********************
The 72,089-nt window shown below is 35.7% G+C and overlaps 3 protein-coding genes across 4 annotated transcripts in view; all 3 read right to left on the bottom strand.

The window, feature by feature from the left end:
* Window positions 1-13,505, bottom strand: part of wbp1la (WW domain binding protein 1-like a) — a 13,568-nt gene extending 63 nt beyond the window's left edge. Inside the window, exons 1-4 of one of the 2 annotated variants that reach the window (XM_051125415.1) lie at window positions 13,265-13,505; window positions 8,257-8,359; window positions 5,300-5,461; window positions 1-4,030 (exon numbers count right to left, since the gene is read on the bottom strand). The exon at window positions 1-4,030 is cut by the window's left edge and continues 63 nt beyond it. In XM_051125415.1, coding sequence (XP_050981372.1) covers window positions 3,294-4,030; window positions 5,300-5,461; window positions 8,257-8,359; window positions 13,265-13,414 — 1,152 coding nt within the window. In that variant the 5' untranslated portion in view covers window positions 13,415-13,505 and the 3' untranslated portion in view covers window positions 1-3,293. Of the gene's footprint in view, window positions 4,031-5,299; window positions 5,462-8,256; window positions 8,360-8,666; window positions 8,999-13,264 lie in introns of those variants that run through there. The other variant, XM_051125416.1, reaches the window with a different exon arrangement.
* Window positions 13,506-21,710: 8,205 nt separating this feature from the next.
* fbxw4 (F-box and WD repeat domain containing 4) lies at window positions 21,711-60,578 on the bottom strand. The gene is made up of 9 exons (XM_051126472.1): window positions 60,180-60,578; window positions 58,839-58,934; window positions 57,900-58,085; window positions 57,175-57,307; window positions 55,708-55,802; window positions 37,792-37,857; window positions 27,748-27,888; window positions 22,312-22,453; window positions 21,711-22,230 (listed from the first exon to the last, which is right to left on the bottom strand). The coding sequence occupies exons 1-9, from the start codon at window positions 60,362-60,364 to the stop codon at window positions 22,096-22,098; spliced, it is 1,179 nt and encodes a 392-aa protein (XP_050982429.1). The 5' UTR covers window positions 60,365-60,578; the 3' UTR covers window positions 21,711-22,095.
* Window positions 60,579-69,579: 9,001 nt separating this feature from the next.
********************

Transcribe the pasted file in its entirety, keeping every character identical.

The 72,089-nt window shown below is 35.7% G+C and overlaps 3 protein-coding genes across 4 annotated transcripts in view; all 3 read right to left on the bottom strand.

The window, feature by feature from the left end:
* Window positions 1-13,505, bottom strand: part of wbp1la (WW domain binding protein 1-like a) — a 13,568-nt gene extending 63 nt beyond the window's left edge. Inside the window, exons 1-4 of one of the 2 annotated variants that reach the window (XM_051125415.1) lie at window positions 13,265-13,505; window positions 8,257-8,359; window positions 5,300-5,461; window positions 1-4,030 (exon numbers count right to left, since the gene is read on the bottom strand). The exon at window positions 1-4,030 is cut by the window's left edge and continues 63 nt beyond it. In XM_051125415.1, coding sequence (XP_050981372.1) covers window positions 3,294-4,030; window positions 5,300-5,461; window positions 8,257-8,359; window positions 13,265-13,414 — 1,152 coding nt within the window. In that variant the 5' untranslated portion in view covers window positions 13,415-13,505 and the 3' untranslated portion in view covers window positions 1-3,293. Of the gene's footprint in view, window positions 4,031-5,299; window positions 5,462-8,256; window positions 8,360-8,666; window positions 8,999-13,264 lie in introns of those variants that run through there. The other variant, XM_051125416.1, reaches the window with a different exon arrangement.
* Window positions 13,506-21,710: 8,205 nt separating this feature from the next.
* fbxw4 (F-box and WD repeat domain containing 4) lies at window positions 21,711-60,578 on the bottom strand. The gene is made up of 9 exons (XM_051126472.1): window positions 60,180-60,578; window positions 58,839-58,934; window positions 57,900-58,085; window positions 57,175-57,307; window positions 55,708-55,802; window positions 37,792-37,857; window positions 27,748-27,888; window positions 22,312-22,453; window positions 21,711-22,230 (listed from the first exon to the last, which is right to left on the bottom strand). The coding sequence occupies exons 1-9, from the start codon at window positions 60,362-60,364 to the stop codon at window positions 22,096-22,098; spliced, it is 1,179 nt and encodes a 392-aa protein (XP_050982429.1). The 5' UTR covers window positions 60,365-60,578; the 3' UTR covers window positions 21,711-22,095.
* Window positions 60,579-69,579: 9,001 nt separating this feature from the next.